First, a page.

October 24, 2014

‘The End of San Francisco’ by Mattilda Bernstein Sycamore

Posted on April 30, 2013 by in Bio/Memoir, Reviews

Mattilda Bernstein Sycamore’s long awaited memoir The End of San Francisco (City Lights) will rip you open; crack your rib-cage and pour glitter into your heart. It’s hard and captivating, a book that truly pulls you in and won’t let you go. Brutal and brilliant, the memoir weaves in and out of time, bringing readers into the intimate details of Sycamore’s adolescence and early activist days. Never defaulting to tidy recounts, cleaned with the passage of time, Sycamore invites readers to share in the complexities of growing up and finding yourself. Sycamore doesn’t shy away from pain, terror, or disappointment of young queer adulthood. (more…)

Nia King: Web Comics for the Queer Set

Posted on April 8, 2013 by in Features, News

QTPOC Comics by Nia King – Oakland Artist, Activist and Anarchist

Growing up as a Queer, Black/Lebanese/Jewish woman, King is more than adept and equipped to author a comic calling on the life experiences of two queer people and their interracial relationship. The tagline for the King’s tumblr reads: “I’m mixed. My partner is trans. These are our stories.” (more…)

Mattilda Bernstein Sycamore and Sassafras Lowrey Discuss the Queer Margins

Posted on October 21, 2012 by in Features, News

Sassafras Lowrey, an author and advocate for homeless LGBT youth, chats with Mattilda Bernstein Sycamore about gay culture, queer writers, and their new works. Lowrey’s new book, titled Roving Pack, explores the lives of homeless queer teenagers. Sycamore is the editor of the in-your-face new work, Why Are Faggots So Afraid of Faggots? Flaming Challenges to Masculinity, Objectification, and the Desire to Conform. [Advocate] (more…)

Mattilda Bernstein Sycamore: Keeping the Pot Stirred

Posted on April 17, 2012 by in Features, Interviews

“Whatever happened to our dreams of sexual splendor only bounded by the limitations of imagination? Gay sex is now more about regimentation than experimentation, following the hideous rules rather than creating new possibilities for loving, lusting for and taking care of one another. “

Mattilda Sycamore agitates. A self-declared troublemaker, the community she’s most recently zeroed in on for a bruising migraine is the mainstream LGBT community and its campaign for normalcy.

Despite conservative queerdom’s best efforts to hide its “otherness” behind a velvet wall of “same as you” Tom and Hank and Jill and Janes, Mattilda and her like will not be ignored. As parades of neo-nuclear same sex families mug for the cameras on courthouse steps, queer body boys parade and flex impossibly taut muscles across our nation’s gym runways and circuit parties, and far, far too many proudly proclaim in knee-jerk defensiveness how “straight-acting” they are across the net, Sycamore blows raspberries at the forced mirage and holds up faded pictures of yesteryear boys and girls whose one claim to fame once was their difference. Sycamore endlessly delights in reminding them of the sacrifice they are making to be like everyone else. Nobody likes a know-it-all whose nervous tic seems to be a penchant for aggressive truth telling. A 90s era activist kid from San Francisco Act Up’s height, the now Santa Fe resident has released two novels So Many Ways to Sleep Badly (City Lights 2008) and Pulling Taffy (Suspect Thoughts 2003), edited four non-fiction anthologies (including: Nobody Passes: Rejecting the Rules of Gender and Conformity (Seal 2007), That’s Revolting! Queer Strategies for Resisting Assimilation (Soft Skull 2004; 2008), and Dangerous Families: Queer Writing on Surviving (Haworth 2004), appeared in film (All That Sheltering Emptiness), and is a columnist and review editor for the feminist magazine Make/shift.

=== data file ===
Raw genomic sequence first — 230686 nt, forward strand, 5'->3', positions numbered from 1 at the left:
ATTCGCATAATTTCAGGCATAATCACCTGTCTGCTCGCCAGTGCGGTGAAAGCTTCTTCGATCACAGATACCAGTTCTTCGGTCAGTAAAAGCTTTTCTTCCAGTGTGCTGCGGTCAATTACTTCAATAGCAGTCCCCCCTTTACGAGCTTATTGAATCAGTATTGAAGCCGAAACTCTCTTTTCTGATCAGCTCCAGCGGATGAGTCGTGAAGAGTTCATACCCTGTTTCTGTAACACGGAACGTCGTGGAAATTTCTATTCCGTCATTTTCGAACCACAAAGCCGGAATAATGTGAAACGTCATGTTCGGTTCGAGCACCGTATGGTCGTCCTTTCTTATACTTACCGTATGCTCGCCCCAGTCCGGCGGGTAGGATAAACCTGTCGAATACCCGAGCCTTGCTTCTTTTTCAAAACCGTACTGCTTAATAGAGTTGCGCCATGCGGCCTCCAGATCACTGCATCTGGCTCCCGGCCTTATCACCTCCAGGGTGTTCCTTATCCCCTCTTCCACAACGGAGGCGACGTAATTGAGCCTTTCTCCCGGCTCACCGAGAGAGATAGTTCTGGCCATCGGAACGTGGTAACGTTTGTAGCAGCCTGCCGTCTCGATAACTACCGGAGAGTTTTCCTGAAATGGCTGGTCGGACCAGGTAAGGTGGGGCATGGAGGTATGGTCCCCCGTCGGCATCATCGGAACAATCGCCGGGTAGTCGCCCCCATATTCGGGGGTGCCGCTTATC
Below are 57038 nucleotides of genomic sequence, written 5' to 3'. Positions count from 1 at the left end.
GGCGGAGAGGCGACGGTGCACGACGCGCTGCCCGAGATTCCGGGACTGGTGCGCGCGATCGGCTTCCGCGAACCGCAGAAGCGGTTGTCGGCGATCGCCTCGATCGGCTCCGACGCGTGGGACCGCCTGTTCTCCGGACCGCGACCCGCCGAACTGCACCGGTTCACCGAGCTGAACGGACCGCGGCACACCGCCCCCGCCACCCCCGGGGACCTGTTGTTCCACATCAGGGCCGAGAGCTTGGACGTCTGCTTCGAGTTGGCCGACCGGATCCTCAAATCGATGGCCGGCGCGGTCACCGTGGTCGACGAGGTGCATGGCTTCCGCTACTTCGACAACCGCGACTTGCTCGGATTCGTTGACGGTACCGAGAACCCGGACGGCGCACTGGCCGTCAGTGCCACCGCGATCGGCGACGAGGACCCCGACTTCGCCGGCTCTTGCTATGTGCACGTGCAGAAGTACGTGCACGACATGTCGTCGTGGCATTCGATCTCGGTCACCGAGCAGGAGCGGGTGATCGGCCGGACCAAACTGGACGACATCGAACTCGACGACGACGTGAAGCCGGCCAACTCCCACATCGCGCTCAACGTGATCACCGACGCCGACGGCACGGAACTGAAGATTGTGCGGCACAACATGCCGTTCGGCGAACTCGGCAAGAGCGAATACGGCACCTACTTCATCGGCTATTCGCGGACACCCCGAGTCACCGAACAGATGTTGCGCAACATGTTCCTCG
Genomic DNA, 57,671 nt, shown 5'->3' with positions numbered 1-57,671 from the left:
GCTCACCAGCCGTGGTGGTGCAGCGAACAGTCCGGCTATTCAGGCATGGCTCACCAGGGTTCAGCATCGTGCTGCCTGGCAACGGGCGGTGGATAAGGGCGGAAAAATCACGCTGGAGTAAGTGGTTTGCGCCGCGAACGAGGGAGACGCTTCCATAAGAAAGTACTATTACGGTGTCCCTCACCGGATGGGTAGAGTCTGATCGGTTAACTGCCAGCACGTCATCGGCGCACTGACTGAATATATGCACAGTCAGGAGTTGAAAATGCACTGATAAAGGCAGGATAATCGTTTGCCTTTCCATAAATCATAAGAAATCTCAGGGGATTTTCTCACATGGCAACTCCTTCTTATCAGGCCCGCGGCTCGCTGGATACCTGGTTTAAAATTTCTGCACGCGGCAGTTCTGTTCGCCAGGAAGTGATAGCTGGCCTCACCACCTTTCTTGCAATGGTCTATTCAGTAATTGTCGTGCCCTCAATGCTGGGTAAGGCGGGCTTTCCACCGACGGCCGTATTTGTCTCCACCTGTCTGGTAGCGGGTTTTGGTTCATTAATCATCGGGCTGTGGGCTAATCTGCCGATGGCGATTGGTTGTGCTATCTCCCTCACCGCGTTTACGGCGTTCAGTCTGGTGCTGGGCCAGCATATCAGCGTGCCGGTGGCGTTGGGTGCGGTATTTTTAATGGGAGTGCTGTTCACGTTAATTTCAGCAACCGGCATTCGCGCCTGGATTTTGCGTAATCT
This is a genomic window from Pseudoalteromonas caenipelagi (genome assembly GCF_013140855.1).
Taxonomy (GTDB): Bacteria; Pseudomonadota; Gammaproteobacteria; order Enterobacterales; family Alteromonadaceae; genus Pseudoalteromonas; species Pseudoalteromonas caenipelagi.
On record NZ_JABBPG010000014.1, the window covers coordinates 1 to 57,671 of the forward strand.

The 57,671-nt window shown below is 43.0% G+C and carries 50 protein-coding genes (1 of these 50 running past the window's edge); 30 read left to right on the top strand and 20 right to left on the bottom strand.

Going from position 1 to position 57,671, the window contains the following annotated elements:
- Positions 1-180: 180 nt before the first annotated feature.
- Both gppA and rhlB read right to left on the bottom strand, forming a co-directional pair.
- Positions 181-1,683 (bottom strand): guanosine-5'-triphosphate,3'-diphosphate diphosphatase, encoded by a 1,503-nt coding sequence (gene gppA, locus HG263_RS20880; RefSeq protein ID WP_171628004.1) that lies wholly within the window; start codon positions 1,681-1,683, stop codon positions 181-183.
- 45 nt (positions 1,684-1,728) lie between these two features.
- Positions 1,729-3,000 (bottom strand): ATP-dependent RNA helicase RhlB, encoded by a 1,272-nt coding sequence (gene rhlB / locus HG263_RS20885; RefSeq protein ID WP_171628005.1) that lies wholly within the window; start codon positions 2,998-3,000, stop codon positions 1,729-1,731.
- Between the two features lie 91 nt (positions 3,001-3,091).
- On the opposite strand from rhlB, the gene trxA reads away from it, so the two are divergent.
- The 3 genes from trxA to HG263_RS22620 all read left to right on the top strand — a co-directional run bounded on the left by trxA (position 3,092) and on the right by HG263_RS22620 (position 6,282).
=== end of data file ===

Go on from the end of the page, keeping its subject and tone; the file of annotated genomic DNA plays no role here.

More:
Released earlier this year, her latest anthology, Why Are Faggots So Afraid of Faggots?: Flaming Challenges to Masculinity, Objectification, and the Desire to Conform, is a pesky reminder of those being left behind (the drag kings, differently-abled, the obese and average bodied, feminist women and men, and most of all, people of color) in the political and economic rush for “normalcy,” a word likely to make Mattilda shudder. (more…)

‘Why are Faggots so Afraid of Faggots: Flaming Challenges to Masculinity, Objectification, and the Desire to Conform’ edited by Mattilda Bernstein Sycamore

Posted on February 15, 2012 by in Anthology, Reviews

“Why are Faggots so Afraid of Faggots (AK Press Publishing) is an emergency intervention. It’s also a deeply personal project for me. As a genderqueer faggot and a queen with a certain amount of notoriety, I find myself incredibly inspired by the politics and potentials of trans, genderqueer, and gender-defiant subcultures. Simultaneously I find myself less and less hopeful in the male sexual spaces I also inhabit. I wonder: if the desire I hold dear has only led to a product-driven sexual marketplace, what are the possibilities for transformation?” Mattilda Bernstein Sycamore’s introduction to this important anthology indicates its logical progression from her two previous compilations, That’s Revolting! Queer Strategies for Resisting Assimilation and Nobody Passes: Rejecting the Rules of Gender and Conformity. Bernstein (who favors feminine pronouns) having been involved in ACT UP, Fed Up Queers, and Gay Shame, is one of our most outspoken queer critics, having authored two experimental novels and edited two additional anthologies. (more…)